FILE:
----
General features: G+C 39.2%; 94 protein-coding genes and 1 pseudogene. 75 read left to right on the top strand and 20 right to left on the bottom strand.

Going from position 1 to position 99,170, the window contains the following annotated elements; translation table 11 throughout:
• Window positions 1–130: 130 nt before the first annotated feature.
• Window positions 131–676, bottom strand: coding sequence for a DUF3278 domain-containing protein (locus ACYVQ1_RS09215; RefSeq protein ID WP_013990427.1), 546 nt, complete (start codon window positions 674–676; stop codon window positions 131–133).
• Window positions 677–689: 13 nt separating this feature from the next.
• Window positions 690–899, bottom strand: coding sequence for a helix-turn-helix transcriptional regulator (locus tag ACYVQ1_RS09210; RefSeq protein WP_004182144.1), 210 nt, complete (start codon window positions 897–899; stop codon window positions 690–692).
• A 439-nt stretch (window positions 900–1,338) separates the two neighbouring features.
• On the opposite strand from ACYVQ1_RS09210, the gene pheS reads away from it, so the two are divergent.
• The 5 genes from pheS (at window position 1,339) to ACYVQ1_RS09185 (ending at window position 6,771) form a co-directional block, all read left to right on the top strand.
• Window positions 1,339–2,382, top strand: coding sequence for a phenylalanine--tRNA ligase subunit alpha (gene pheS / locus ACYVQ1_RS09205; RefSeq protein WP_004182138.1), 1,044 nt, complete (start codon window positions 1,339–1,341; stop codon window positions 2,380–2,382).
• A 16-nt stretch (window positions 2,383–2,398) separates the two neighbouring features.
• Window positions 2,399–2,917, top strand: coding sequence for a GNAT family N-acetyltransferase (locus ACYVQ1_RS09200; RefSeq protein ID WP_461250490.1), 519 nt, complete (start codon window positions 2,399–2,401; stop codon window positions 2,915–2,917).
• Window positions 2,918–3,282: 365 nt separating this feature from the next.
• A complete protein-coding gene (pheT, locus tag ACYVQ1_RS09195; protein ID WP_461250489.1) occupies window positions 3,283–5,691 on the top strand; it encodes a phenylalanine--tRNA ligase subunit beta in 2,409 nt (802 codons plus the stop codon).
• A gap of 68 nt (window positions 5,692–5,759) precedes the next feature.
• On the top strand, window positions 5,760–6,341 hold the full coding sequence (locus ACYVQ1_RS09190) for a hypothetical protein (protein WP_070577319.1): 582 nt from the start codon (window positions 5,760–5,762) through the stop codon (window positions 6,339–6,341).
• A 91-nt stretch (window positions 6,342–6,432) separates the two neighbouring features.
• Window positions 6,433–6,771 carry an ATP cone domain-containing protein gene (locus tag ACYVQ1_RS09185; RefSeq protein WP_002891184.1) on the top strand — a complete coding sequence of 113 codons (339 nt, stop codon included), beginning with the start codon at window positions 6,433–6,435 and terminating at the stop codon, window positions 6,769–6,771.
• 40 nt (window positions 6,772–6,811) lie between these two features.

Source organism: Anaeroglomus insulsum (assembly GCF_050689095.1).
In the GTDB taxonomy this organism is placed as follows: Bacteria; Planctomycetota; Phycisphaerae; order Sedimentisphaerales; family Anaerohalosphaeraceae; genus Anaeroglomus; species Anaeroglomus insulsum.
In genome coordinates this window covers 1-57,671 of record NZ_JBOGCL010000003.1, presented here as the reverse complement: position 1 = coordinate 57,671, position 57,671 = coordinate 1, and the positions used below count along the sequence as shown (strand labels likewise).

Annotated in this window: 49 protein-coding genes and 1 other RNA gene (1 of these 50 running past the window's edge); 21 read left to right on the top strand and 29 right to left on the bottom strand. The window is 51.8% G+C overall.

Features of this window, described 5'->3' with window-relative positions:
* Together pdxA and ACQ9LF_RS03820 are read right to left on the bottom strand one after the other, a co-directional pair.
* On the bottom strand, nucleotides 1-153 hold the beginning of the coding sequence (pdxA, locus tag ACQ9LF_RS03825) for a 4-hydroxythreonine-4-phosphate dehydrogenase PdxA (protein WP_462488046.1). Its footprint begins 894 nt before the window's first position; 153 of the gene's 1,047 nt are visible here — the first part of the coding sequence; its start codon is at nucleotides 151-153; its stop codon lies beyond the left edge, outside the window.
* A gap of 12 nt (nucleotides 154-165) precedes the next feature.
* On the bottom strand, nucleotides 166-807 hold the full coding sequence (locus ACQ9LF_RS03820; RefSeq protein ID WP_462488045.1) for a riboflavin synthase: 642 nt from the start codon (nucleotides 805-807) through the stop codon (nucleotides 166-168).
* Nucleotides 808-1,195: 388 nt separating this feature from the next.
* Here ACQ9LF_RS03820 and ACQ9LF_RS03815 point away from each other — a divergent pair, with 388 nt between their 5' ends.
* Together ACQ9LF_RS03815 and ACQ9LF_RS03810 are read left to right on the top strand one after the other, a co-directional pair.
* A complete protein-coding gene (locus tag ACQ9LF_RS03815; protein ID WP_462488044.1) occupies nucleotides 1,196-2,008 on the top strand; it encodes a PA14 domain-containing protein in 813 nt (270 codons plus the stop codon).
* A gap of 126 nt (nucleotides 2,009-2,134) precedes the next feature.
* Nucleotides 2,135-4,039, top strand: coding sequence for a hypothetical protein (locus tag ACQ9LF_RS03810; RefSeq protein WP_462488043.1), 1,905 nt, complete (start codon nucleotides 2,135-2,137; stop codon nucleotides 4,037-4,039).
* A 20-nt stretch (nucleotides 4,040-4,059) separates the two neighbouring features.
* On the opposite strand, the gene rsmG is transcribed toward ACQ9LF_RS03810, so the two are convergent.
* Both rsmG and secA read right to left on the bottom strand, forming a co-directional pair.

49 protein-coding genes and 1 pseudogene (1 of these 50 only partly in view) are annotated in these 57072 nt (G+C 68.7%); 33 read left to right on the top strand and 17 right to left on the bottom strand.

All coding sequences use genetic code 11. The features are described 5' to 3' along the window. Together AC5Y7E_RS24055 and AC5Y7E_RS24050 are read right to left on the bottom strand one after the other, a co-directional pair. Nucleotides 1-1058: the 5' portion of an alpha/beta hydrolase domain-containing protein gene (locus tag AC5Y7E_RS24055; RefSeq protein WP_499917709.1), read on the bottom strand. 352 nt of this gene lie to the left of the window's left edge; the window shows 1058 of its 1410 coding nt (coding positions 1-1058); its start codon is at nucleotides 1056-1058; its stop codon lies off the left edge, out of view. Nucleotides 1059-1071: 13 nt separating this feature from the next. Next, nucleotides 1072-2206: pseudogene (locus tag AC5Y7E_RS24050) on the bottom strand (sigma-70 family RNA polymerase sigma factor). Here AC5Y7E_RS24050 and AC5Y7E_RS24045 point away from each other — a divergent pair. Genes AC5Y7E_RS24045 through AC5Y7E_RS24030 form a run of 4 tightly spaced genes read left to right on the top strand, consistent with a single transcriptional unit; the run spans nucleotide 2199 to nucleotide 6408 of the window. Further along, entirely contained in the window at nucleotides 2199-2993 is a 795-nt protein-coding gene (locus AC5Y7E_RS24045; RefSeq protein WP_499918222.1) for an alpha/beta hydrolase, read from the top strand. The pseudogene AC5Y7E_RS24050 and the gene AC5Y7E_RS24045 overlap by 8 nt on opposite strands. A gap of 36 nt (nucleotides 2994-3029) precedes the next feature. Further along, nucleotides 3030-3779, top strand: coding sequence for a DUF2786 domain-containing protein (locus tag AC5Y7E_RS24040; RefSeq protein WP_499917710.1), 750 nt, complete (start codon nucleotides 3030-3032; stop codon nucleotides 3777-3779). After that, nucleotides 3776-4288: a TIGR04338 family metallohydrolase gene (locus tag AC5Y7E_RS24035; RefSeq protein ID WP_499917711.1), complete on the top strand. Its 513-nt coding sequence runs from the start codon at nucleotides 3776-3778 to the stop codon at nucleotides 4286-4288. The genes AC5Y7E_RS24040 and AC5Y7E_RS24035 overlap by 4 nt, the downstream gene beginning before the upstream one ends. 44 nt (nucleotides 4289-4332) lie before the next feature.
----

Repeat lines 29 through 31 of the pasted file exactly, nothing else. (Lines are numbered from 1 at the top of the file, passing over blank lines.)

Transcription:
* Nucleotides 808-1,195: 388 nt separating this feature from the next.
* Here ACQ9LF_RS03820 and ACQ9LF_RS03815 point away from each other — a divergent pair, with 388 nt between their 5' ends.
* Together ACQ9LF_RS03815 and ACQ9LF_RS03810 are read left to right on the top strand one after the other, a co-directional pair.